Flight school: TIS students take to the skies

Thompson Intermediate School gifted students toss their rubber band-powered model planes into the air at Alabaster's Limestone Park on April 22. (Reporter Photo/Neal Wagner)

Thompson Intermediate School gifted students toss their rubber band-powered model planes into the air at Alabaster’s Limestone Park on April 22. (Reporter Photo/Neal Wagner)

By NEAL WAGNER / Managing Editor

ALABASTER – Thompson Intermediate School gifted student Nik Janikowski was having a hard time with the high winds at Alabaster’s Limestone Park on April 22.

“I threw it, it stalled, it crashed and the pieces fell off,” Janikowski said as he held a tattered-looking rubber band-powered small wooden plane. “I’m having some good progress. If the wind works with me, I’ll have good progress.”

After taking his small model plane to a member of the Alabaster Radio Control Association standing a few feet away, Janikowski’s aircraft was back in business, and he quickly joined his classmates in tossing the planes into the air.

April 22 marked the culmination of a partnership between the TIS gifted education department and the ARCA, which operates a model airplane runway at Limestone Park.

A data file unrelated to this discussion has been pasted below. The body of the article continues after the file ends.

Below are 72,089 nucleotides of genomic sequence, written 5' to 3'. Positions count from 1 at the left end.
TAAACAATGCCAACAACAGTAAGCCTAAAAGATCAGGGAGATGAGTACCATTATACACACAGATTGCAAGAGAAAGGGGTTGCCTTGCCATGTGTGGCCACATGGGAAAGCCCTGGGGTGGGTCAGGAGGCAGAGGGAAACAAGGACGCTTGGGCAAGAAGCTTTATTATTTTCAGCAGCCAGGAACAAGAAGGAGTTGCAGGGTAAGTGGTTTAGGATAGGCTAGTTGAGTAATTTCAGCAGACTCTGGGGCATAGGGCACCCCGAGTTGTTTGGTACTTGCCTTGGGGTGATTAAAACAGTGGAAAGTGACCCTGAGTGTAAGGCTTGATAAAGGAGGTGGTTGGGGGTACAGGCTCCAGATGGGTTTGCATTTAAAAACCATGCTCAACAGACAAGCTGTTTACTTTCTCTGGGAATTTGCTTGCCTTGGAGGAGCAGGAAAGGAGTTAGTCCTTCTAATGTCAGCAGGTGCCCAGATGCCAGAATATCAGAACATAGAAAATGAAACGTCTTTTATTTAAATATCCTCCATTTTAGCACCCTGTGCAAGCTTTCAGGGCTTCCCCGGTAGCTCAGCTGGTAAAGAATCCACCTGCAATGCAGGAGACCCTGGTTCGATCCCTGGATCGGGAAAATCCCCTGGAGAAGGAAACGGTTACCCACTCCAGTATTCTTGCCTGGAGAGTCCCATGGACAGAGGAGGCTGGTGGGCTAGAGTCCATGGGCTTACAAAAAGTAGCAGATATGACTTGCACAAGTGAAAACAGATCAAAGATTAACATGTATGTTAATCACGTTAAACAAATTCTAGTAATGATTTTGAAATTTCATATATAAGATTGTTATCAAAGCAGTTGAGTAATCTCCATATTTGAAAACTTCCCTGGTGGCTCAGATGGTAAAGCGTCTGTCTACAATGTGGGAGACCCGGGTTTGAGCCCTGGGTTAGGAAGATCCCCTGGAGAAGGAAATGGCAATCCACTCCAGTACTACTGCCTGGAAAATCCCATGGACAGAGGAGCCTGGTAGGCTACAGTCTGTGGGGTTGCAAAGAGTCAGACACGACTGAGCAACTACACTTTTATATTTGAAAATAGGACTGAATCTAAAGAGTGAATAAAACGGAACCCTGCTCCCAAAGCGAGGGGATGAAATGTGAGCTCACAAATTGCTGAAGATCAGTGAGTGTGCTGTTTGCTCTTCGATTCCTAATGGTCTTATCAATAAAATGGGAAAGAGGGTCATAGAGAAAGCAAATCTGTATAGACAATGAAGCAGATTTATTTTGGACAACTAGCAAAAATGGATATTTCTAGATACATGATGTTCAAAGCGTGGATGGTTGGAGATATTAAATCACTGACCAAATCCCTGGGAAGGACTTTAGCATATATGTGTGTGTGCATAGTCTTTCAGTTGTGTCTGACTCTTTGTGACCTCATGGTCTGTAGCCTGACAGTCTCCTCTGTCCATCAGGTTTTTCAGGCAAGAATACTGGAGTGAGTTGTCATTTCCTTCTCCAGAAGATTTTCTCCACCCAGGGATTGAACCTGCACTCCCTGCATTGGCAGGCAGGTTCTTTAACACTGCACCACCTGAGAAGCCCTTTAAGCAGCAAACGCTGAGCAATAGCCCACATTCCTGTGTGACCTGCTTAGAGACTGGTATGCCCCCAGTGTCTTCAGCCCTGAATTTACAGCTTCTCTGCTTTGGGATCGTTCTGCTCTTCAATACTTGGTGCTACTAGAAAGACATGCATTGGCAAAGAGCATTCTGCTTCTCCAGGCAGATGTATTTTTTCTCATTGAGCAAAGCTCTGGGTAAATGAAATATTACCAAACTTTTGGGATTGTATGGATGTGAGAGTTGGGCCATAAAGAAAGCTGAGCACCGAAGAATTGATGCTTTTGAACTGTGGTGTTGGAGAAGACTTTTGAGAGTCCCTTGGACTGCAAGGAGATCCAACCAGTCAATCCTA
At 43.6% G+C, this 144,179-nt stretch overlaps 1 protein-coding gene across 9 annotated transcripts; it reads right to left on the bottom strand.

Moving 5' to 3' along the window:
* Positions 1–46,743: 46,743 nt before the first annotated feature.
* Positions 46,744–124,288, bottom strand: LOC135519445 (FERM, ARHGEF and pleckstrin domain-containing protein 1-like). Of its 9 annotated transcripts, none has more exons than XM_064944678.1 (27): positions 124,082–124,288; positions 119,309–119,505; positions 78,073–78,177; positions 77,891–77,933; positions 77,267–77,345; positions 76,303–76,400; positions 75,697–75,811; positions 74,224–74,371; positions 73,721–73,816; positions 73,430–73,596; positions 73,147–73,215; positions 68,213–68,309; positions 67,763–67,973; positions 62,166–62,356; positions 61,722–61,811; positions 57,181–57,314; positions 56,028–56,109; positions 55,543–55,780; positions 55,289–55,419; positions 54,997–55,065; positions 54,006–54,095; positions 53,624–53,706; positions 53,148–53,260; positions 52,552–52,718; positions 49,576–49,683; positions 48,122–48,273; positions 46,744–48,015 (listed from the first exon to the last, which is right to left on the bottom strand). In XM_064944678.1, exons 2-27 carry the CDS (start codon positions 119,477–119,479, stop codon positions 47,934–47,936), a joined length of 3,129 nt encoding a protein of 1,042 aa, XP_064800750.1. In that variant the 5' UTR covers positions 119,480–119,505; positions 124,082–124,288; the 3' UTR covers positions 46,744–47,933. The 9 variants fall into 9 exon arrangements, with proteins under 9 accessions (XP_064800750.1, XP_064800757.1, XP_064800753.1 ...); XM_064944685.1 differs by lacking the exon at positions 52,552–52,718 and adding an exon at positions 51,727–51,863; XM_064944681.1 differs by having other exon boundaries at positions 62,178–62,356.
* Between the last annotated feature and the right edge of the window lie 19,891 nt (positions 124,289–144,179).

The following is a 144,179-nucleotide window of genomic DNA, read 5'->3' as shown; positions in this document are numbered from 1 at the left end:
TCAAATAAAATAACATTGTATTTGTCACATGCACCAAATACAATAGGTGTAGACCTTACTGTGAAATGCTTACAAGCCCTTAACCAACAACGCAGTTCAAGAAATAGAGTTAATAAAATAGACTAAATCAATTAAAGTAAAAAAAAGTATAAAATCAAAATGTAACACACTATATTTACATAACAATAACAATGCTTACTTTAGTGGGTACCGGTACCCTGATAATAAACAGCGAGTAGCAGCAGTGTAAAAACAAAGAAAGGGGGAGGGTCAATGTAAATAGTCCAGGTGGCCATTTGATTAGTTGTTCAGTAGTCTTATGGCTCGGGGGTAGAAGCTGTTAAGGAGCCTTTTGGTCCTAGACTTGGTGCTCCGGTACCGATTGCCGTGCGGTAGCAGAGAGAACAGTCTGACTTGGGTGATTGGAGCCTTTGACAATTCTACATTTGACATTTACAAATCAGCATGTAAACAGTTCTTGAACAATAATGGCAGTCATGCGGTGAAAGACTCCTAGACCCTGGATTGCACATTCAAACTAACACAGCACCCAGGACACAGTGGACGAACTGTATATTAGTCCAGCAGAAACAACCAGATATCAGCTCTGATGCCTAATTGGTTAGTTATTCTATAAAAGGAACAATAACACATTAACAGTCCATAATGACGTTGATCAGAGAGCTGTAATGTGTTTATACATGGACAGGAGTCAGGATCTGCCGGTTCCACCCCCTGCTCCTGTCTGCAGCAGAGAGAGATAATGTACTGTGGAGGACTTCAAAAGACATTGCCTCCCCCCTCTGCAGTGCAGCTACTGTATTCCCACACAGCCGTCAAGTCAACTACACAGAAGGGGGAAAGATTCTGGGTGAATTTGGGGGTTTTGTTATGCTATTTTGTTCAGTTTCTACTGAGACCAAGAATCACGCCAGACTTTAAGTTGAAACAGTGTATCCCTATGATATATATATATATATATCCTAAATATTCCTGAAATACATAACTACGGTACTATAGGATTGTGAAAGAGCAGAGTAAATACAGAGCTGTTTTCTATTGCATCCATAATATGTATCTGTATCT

Several months ago, ARCA members visited the school to teach students the basics of aircraft operation. The students then used model plane flight simulator software – complete with the actual remotes used by the ARCA – to train before taking a trip to the organization’s runway from April 21-23.

After getting a look at the ARCA’s full-size remote-controlled planes, the students constructed rubber band-powered model planes and then got a chance to pilot a pair of full-size trainer remote-controlled planes purchased with a grant from the Alabama Association for Gifted Children.

TIS gifted education teacher Rita Sparks praised the partnership between the school and ARCA, which dates back 10 years.

“It’s important for our students, because this is information and an experience they would otherwise not be exposed to,” Sparks said, noting the partnership strengthens the students, math, science, technology and engineering skills.

Before taking the reins of an actual remote-controlled plane, gifted students Cohen Russell, Cameron Foust and Ryan Furlong said they were glad they had previous experience on the simulator software.

“You don’t have to worry about crashing it in real life,” Russell said.

“When you crash in the simulator, you don’t say, ‘Darn, there goes my college fund,’” Foust added.